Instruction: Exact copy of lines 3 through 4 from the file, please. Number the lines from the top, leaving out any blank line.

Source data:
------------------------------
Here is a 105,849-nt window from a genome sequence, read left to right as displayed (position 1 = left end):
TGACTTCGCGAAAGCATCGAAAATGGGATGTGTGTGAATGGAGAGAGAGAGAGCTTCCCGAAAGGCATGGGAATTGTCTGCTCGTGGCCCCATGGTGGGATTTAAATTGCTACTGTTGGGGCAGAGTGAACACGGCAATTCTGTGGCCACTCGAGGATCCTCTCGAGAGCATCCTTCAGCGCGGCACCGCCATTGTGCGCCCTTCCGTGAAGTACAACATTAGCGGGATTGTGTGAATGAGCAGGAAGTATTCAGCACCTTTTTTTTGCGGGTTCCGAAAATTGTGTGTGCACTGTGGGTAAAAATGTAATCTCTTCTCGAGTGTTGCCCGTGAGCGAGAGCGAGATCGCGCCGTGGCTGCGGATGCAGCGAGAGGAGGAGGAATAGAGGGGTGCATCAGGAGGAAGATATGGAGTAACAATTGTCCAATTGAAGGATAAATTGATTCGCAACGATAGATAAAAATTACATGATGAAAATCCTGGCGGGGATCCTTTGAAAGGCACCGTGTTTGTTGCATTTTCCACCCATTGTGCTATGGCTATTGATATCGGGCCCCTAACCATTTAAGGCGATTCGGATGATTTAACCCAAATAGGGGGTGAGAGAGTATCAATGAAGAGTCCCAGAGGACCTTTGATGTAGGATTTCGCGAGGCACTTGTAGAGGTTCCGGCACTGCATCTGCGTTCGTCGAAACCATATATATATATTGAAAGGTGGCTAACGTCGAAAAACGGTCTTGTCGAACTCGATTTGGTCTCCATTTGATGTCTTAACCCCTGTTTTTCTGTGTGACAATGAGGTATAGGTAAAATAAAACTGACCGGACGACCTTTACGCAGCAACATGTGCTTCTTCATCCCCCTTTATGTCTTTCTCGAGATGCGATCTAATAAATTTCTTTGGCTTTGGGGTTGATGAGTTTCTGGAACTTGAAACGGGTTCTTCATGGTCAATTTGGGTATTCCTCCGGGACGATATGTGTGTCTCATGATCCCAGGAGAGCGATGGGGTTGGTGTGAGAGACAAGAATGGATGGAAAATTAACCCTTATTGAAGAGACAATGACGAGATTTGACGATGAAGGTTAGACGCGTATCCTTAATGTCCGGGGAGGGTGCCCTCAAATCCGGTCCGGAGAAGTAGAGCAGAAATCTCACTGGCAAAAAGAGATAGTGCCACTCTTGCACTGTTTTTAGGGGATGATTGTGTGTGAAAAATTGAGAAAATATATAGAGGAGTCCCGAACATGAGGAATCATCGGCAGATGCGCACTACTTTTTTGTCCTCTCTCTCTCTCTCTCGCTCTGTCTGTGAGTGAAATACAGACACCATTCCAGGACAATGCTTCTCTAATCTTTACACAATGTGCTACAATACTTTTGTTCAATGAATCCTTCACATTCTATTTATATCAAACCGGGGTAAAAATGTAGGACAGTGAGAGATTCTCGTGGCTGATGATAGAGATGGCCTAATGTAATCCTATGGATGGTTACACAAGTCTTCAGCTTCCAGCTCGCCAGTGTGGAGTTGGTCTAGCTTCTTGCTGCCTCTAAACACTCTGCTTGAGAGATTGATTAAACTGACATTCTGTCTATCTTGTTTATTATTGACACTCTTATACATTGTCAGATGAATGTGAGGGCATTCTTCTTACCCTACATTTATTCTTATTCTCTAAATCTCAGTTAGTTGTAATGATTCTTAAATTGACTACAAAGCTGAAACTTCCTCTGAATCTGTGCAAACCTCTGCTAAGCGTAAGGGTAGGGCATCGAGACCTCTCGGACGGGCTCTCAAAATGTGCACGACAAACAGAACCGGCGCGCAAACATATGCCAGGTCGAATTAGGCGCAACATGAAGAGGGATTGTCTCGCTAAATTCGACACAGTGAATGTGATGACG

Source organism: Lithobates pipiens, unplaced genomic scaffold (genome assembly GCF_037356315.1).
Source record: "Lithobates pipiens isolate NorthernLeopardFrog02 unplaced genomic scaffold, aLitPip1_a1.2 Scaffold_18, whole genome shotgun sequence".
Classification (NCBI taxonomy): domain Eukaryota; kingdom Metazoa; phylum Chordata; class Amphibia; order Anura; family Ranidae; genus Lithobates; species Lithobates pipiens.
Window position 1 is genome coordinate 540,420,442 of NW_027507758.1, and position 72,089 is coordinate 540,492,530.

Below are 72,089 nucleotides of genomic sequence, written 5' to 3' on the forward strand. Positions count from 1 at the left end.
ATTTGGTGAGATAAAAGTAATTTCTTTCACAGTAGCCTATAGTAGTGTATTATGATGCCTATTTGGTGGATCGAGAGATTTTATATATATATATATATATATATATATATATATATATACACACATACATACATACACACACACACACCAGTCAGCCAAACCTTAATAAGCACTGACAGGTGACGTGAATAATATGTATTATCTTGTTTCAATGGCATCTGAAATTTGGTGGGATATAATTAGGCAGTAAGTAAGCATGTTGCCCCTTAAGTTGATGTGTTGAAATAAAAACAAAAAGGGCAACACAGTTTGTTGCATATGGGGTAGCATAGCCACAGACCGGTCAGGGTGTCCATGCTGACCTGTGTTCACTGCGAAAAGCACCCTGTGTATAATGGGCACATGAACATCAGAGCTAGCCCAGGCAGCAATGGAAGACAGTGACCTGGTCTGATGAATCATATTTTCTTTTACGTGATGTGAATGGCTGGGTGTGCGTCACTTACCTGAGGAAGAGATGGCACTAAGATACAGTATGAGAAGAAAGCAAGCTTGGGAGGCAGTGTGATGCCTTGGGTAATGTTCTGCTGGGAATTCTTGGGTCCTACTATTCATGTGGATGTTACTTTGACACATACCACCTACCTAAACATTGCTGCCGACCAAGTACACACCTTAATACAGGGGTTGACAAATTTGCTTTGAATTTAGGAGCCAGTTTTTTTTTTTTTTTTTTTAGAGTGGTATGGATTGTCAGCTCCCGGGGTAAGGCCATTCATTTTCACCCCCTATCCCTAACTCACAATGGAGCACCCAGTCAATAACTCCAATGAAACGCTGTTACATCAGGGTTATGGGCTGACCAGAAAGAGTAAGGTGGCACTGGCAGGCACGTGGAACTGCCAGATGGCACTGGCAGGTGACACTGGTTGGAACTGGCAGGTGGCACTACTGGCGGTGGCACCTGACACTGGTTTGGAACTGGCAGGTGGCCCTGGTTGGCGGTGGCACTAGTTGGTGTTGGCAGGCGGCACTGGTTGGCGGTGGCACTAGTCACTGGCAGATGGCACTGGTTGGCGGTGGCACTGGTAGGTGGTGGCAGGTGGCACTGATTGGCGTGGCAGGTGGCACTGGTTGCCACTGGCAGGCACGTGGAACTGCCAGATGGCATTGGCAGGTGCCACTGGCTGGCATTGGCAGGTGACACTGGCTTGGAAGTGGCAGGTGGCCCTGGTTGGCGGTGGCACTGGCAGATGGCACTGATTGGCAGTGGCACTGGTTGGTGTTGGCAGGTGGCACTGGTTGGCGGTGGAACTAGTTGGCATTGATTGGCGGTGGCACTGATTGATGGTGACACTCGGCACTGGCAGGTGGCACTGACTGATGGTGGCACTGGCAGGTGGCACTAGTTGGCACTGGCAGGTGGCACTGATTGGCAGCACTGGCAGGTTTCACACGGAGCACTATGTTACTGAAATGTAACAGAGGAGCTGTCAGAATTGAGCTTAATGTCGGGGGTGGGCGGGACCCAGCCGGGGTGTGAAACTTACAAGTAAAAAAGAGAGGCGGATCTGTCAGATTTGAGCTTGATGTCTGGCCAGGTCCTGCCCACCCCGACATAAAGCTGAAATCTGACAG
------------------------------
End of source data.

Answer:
Source organism: Lithobates pipiens, unplaced genomic scaffold (genome assembly GCF_037356315.1).
Source record: "Lithobates pipiens isolate NorthernLeopardFrog02 unplaced genomic scaffold, aLitPip1_a1.2 Scaffold_18, whole genome shotgun sequence".